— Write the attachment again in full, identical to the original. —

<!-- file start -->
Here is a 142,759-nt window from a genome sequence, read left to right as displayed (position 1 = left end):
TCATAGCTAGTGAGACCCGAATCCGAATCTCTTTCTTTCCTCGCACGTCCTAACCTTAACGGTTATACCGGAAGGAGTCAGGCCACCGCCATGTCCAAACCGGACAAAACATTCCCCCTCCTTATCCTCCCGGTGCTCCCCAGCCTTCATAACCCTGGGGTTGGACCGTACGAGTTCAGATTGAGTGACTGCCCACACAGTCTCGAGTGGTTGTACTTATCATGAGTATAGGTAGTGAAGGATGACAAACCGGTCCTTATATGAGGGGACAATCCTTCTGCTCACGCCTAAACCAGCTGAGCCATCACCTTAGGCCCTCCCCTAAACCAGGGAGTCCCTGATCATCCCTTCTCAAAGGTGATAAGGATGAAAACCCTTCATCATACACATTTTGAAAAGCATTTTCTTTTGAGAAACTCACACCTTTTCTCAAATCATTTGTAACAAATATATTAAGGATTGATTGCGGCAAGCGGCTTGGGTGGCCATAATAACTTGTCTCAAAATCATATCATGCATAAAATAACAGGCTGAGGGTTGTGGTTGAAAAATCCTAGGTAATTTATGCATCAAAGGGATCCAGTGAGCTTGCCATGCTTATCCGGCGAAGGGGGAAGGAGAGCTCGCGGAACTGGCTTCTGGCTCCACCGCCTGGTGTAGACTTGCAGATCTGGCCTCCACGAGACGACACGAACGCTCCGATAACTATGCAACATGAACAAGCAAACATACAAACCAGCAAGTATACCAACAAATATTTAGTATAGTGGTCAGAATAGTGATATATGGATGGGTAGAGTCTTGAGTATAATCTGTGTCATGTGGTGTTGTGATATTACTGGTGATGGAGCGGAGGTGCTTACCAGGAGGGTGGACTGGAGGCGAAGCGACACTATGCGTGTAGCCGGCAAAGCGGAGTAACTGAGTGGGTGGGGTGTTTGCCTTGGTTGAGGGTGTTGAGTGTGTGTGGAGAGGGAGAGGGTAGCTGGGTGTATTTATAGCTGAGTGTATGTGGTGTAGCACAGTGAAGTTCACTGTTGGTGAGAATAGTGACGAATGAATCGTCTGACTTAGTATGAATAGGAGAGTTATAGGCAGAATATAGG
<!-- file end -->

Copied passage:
Here is a 142,759-nt window from a genome sequence, read left to right as displayed (position 1 = left end):
TCATAGCTAGTGAGACCCGAATCCGAATCTCTTTCTTTCCTCGCACGTCCTAACCTTAACGGTTATACCGGAAGGAGTCAGGCCACCGCCATGTCCAAACCGGACAAAACATTCCCCCTCCTTATCCTCCCGGTGCTCCCCAGCCTTCATAACCCTGGGGTTGGACCGTACGAGTTCAGATTGAGTGACTGCCCACACAGTCTCGAGTGGTTGTACTTATCATGAGTATAGGTAGTGAAGGATGACAAACCGGTCCTTATATGAGGGGACAATCCTTCTGCTCACGCCTAAACCAGCTGAGCCATCACCTTAGGCCCTCCCCTAAACCAGGGAGTCCCTGATCATCCCTTCTCAAAGGTGATAAGGATGAAAACCCTTCATCATACACATTTTGAAAAGCATTTTCTTTTGAGAAACTCACACCTTTTCTCAAATCATTTGTAACAAATATATTAAGGATTGATTGCGGCAAGCGGCTTGGGTGGCCATAATAACTTGTCTCAAAATCATATCATGCATAAAATAACAGGCTGAGGGTTGTGGTTGAAAAATCCTAGGTAATTTATGCATCAAAGGGATCCAGTGAGCTTGCCATGCTTATCCGGCGAAGGGGGAAGGAGAGCTCGCGGAACTGGCTTCTGGCTCCACCGCCTGGTGTAGACTTGCAGATCTGGCCTCCACGAGACGACACGAACGCTCCGATAACTATGCAACATGAACAAGCAAACATACAAACCAGCAAGTATACCAACAAATATTTAGTATAGTGGTCAGAATAGTGATATATGGATGGGTAGAGTCTTGAGTATAATCTGTGTCATGTGGTGTTGTGATATTACTGGTGATGGAGCGGAGGTGCTTACCAGGAGGGTGGACTGGAGGCGAAGCGACACTATGCGTGTAGCCGGCAAAGCGGAGTAACTGAGTGGGTGGGGTGTTTGCCTTGGTTGAGGGTGTTGAGTGTGTGTGGAGAGGGAGAGGGTAGCTGGGTGTATTTATAGCTGAGTGTATGTGGTGTAGCACAGTGAAGTTCACTGTTGGTGAGAATAGTGACGAATGAATCGTCTGACTTAGTATGAATAGGAGAGTTATAGGCAGAATATAGG